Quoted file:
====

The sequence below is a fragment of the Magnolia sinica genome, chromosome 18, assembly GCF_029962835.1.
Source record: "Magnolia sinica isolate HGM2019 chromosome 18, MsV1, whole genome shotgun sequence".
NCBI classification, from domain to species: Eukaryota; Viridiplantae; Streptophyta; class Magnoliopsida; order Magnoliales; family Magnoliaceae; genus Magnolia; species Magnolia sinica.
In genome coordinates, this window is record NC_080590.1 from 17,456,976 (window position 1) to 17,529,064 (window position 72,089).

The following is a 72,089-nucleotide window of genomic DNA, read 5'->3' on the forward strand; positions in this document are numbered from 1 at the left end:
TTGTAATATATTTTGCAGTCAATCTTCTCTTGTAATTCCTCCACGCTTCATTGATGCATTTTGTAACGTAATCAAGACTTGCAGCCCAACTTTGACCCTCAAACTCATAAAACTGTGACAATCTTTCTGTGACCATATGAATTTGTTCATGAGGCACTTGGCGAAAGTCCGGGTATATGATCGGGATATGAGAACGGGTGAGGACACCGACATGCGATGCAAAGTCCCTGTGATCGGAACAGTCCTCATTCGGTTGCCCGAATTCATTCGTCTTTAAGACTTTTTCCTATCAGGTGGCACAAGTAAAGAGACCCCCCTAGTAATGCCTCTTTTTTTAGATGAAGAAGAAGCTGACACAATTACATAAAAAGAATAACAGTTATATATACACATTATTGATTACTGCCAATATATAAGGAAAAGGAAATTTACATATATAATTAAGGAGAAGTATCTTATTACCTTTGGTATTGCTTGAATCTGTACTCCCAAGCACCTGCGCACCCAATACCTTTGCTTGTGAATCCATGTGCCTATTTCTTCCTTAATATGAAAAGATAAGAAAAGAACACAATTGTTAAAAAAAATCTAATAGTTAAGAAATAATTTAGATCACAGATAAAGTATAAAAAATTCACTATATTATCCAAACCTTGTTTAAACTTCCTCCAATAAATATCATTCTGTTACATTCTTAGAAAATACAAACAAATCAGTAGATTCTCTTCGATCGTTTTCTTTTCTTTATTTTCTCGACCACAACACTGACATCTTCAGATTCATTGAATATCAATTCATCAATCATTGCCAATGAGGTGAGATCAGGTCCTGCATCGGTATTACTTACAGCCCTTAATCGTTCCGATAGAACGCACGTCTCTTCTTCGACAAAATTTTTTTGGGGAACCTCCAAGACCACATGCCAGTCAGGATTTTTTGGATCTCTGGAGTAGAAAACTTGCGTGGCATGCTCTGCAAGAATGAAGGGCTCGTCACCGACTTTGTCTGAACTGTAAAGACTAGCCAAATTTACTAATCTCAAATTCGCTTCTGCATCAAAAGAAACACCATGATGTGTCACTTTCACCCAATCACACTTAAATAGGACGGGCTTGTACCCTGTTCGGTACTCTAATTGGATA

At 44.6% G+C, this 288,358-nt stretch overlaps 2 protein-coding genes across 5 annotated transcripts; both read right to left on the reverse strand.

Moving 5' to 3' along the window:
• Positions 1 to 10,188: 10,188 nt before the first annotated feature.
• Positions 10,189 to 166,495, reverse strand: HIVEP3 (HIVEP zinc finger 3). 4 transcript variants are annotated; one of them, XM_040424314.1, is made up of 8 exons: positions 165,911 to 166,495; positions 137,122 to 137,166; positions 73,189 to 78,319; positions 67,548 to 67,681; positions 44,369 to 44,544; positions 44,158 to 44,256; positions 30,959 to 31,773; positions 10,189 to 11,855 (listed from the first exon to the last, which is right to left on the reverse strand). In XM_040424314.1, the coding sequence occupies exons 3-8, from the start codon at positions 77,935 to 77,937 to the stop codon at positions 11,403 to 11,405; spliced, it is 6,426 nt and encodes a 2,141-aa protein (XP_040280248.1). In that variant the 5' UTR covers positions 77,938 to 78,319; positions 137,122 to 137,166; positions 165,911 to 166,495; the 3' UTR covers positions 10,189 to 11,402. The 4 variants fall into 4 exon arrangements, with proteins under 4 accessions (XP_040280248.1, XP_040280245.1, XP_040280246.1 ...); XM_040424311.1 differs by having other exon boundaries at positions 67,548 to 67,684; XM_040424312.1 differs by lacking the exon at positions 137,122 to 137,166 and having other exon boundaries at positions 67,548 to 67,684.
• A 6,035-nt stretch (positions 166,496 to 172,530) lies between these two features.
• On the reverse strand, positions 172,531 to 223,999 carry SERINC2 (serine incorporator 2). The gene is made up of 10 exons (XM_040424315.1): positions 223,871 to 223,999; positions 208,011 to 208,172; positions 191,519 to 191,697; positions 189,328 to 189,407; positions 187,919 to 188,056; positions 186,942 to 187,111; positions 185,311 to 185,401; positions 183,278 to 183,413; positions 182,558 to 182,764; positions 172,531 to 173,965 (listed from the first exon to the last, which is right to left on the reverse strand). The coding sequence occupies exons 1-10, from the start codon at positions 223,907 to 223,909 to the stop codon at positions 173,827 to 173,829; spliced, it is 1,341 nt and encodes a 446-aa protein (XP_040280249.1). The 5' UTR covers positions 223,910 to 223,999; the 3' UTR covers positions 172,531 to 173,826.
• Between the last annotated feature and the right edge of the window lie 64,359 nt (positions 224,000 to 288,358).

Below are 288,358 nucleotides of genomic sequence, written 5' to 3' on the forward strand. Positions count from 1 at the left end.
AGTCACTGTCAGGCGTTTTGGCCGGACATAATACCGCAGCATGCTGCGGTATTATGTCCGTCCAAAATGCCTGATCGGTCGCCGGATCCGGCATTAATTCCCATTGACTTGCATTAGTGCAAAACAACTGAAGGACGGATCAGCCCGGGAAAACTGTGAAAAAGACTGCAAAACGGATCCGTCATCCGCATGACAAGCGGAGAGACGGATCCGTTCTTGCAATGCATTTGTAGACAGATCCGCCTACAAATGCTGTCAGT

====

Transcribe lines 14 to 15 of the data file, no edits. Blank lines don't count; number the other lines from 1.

Below are 288,358 nucleotides of genomic sequence, written 5' to 3' on the forward strand. Positions count from 1 at the left end.
AGTCACTGTCAGGCGTTTTGGCCGGACATAATACCGCAGCATGCTGCGGTATTATGTCCGTCCAAAATGCCTGATCGGTCGCCGGATCCGGCATTAATTCCCATTGACTTGCATTAGTGCAAAACAACTGAAGGACGGATCAGCCCGGGAAAACTGTGAAAAAGACTGCAAAACGGATCCGTCATCCGCATGACAAGCGGAGAGACGGATCCGTTCTTGCAATGCATTTGTAGACAGATCCGCCTACAAATGCTGTCAGT